Spanish prosecutors go after Catalonia’s axed leaders
SPANISH prosecutors yesterday demanded that Catalonia’s dismissed leaders be charged with rebellion after the regional parliament declared independence last week and the central government in Madrid moved to take control of the region.
Upping the ante in the EU country’s biggest crisis in decades, Spain’s chief prosecutor said he was seeking charges, including rebellion and sedition, against the Catalan leaders, sacked by Madrid on Friday.
Jose Manuel Maza said the officials caused an institutional crisis that led to the unilateral declaration of independence (by the Catalan parliament) carried out on October 27 “with total contempt for our constitution”.
Meanwhile, there was so far no sign of Catalonia’s dismissed regional president Carles Puigdemont. A Spanish government source said the 54year-old was in Brussels.
Rebellion is punishable by up to 30 years in prison. A court now has to decide whether to accept the case against the leaders.
On Sunday, Belgium’s immigration minister suggested Puigdemont could receive asylum in Belgium on the grounds that he might not get a fair trial in Spain.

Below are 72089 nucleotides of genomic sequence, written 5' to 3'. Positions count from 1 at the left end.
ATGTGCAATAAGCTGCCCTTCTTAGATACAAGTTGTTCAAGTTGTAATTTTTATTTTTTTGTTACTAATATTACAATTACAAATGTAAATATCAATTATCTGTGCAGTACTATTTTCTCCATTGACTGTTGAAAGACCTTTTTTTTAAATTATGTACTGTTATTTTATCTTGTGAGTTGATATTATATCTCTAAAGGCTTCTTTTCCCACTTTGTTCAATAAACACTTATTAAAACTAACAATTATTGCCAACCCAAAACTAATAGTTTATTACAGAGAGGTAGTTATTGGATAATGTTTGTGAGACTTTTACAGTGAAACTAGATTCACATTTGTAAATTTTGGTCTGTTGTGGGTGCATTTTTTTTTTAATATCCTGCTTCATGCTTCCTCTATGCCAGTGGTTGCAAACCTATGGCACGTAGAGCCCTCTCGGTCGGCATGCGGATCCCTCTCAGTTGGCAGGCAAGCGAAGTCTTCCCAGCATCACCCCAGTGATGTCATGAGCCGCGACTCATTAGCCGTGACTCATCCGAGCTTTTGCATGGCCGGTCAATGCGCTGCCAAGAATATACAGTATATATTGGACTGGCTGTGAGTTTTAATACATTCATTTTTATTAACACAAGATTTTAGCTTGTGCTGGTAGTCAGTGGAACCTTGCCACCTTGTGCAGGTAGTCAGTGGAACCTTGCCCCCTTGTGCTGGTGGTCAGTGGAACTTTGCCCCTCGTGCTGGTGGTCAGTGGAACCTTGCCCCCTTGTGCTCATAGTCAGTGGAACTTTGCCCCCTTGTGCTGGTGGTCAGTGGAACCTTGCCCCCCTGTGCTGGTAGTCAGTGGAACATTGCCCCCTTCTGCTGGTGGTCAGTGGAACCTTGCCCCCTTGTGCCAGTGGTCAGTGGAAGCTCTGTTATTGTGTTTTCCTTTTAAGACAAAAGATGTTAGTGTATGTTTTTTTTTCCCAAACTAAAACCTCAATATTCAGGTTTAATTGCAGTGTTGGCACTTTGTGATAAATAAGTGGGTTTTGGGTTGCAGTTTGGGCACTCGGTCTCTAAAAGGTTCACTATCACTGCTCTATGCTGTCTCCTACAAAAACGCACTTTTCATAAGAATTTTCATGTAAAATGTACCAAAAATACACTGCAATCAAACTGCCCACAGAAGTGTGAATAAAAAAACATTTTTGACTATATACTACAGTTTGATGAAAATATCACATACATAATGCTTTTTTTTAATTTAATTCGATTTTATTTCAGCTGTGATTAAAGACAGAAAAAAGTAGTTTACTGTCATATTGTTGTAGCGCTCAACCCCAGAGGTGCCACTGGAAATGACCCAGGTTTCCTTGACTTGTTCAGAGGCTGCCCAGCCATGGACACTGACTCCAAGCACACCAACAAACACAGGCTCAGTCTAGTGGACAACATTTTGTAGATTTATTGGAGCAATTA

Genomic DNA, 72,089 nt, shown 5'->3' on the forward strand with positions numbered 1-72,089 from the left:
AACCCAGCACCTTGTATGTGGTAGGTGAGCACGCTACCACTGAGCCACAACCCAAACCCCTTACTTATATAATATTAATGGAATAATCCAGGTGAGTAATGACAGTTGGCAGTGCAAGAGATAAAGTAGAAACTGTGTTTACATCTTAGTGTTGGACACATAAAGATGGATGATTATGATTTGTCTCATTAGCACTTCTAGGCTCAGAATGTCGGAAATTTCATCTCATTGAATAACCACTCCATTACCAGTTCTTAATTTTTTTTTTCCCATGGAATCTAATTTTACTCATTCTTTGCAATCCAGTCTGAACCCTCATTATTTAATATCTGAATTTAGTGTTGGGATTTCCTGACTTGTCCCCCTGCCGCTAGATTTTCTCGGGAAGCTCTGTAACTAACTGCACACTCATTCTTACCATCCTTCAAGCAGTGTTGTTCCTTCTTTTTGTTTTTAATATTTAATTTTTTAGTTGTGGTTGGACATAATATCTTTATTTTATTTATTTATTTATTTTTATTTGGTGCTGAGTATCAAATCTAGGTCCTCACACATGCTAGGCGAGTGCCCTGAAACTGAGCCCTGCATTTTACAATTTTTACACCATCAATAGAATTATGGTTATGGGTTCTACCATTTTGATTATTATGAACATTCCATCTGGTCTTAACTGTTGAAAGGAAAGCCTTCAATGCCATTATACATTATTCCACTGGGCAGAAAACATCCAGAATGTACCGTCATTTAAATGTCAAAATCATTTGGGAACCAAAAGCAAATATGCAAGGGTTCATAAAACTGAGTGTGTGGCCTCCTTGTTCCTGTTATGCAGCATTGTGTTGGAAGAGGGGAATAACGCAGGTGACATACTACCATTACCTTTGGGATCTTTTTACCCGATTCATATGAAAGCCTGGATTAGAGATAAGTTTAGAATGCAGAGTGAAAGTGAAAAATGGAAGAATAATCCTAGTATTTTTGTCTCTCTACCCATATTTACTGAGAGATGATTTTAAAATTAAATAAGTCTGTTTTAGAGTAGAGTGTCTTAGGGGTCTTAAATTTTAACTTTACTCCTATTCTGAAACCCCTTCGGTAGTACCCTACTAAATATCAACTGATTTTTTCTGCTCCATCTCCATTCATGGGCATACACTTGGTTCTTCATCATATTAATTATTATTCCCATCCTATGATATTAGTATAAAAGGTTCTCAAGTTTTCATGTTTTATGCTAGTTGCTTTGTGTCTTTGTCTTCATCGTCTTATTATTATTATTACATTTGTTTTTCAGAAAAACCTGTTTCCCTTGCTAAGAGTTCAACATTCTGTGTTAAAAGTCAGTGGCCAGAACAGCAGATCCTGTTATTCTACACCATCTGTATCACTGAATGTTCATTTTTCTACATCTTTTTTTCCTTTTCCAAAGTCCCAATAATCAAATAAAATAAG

Belgian Prime Minister Charles Michel later insisted that was not on the agenda.
Meanwhile, a spokeswoman of Puigdemont’s PDeCAT party said yesterday it would run in a December regional election called by Spain’s government in response to the declaration of independence.
“We will go to the polls on [December] 21. We will go with conviction and with a commitment to letting the Catalan people express themselves,” Marta Pascal said.
The Republican Left of Catalonia (ERC) party of Puigdemont’s equally deposed vice-president Oriol Junqueras said it would participate in some fashion in the election despite judging the poll illegitimate, having been called by Madrid.
“Our republic does not for the moment fully have the capacity to impose itself as we would wish -- but it is up to us to defend it,” a visibly emotional Sabria said.
On Friday, Spain’s Prime Minister Mariano Rajoy said he had dissolved the Catalan parliament and called a snap vote for the region under sweeping powers approved by the senate to stop the secessionist movement.